The real attraction here, however, is the somewhat strenuous 3-5 hour long kora encircling the entire sacred mountain. Crossing two 4000-meter passes, this is not the easiest of dayhikes (make sure you’re acclimatized), but it is certainly rewarding – and any weariness you have will likely vanish in shame when you see the lines of pilgrims prostrating their way around the entire circuit.
Start the kora on the main road in front of the monastery. Follow the road upvalley past a large stupa before veering off onto a smaller track which clings to the steep cliffs along the river’s right bank. The path then starts to ascend steeply on recently installed stone stairs (at least they’re controlling the erosion) towards a high prayerflagged pass on the ridgeline. Spectacular views of the Xinghai grasslands and beyond open up at this point. Descending, you’ll enter and then contour around a beautiful grassy valley, its smooth slopes cut at their center by a dark and precipitous gorge. In the warmer months, this valley is a popular place for nomads to set up camp, graze their yaks and pick valuable caterpillar fungus. [NOTE: If you approach a nomad tent, make sure you do so with rock in hand; their fierce and frightening dogs are usually untied and will not hesitate to attack].
Continue to contour around the side of the valley below the increasingly steep and impressive cliffs of Drakar Tredzong. Interesting rock formations, including several natural archways, are visible on the mountain above. Eventually, the valley narrows to the point where the cliffs of the canyon below merge with those stretching upwards to the sacred peak, and the path is pinched onto a narrow ledge between the cliffs. Soon, though, the deep canyon veers away and the landscape opens up into the vast grasslands that stretch past Xinghai to the distant Yellow River. After continuing to contour around the base of Drakar Tredzong, you finally begin to ascend the second pass of the circuit. A short way above the base of the ascent, a side path leads through a natural archway and some spectacular miniature slot canyons into a secret clifflined amphitheater with meditation caves and hermitages – some still in use. Returning to the main path, continue your ascent to the pass, where you will see the monastery, sitting in the bottom of its peaceful valley, below – the end of the circuit.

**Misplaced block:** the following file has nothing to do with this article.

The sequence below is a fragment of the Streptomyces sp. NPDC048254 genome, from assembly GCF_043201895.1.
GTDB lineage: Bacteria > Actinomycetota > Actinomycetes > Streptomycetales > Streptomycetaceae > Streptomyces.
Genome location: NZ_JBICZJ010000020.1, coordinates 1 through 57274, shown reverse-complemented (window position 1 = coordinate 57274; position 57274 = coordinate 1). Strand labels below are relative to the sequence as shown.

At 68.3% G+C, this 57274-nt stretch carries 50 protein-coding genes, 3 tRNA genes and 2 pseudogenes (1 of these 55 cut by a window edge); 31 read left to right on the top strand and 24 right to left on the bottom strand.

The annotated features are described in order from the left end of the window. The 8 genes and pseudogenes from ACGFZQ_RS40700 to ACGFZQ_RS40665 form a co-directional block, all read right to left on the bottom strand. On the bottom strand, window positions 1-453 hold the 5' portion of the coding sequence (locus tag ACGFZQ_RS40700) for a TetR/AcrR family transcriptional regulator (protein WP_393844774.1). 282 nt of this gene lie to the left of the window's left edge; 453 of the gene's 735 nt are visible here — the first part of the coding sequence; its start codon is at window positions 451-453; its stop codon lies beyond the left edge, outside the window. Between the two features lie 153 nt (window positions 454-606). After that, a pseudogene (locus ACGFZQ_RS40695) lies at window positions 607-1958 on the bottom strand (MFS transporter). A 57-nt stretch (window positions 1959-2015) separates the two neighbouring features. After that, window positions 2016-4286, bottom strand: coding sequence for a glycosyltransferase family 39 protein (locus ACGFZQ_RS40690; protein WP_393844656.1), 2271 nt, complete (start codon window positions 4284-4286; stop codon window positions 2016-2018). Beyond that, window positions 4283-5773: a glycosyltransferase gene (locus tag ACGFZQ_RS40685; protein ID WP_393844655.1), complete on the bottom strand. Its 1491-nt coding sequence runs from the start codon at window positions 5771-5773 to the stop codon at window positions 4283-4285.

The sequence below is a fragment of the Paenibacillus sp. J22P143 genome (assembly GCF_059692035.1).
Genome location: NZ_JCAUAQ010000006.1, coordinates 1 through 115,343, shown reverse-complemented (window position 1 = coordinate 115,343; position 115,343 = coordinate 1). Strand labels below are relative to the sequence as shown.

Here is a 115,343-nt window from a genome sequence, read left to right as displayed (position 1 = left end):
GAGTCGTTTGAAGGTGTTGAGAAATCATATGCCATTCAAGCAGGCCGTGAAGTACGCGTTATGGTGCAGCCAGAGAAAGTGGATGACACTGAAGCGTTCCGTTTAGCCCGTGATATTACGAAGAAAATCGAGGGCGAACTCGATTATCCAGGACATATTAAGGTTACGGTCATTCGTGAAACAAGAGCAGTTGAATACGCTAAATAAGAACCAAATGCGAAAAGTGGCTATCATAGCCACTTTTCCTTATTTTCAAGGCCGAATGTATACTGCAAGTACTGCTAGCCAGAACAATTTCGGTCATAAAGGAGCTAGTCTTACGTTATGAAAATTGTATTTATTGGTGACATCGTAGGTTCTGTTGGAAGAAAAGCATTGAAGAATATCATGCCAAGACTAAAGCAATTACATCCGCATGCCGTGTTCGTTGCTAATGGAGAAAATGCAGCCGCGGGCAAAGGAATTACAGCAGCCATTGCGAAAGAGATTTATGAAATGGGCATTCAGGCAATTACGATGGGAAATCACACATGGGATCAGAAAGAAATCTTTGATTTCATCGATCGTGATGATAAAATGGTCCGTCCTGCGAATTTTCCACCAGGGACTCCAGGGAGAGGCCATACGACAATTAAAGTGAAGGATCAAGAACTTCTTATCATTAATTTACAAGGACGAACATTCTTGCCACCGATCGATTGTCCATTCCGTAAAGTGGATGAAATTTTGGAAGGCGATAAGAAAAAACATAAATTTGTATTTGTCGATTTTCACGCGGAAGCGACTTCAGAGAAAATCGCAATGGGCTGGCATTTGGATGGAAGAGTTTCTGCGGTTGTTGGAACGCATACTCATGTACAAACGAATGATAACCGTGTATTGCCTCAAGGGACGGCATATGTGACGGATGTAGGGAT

The village below the monastery has several places to eat but no obvious place to stay; unless you have a tent, you’ll probably want to return to Tsigorthang town to find a hotel for the night. The Xinghai Binguan (rooms 60-100元), at the main crossroads, is a relatively good option; don’t be afraid if they run away with you passport at the registration desk, as they only need to copy it at a shop across the street. Several other hotels are similar but more expensive.
Transportation to Xinghai is easy, as numerous buses make the trip between Xining and Xinghai (5 hours, 49 元) from 8am (ish) to 2:30pm. Getting back to Xining, it’s not worth going to the bus station (which is in an outlying area of town); the buses will troll the main street continuously before getting enough passengers to leave (tip: if you want to leave immediately, go a few blocks to the north (uphill) and wait there for the bus). From Xinghai, the last bus to Xining leaves at 12 or 12:30pm. Other buses go to Chabcha and Tongde. You can also take a car to Chabcha or Xining from a random spot around 100m downhill from the main intersection. Additional buses (such as those to Mato, Darlag or Yushu prefecture) will drop you at the Xinghai Lukou 兴海路口 (intersection) on the main highway, from which you can hitch or get a van the 20-odd kilometers into town.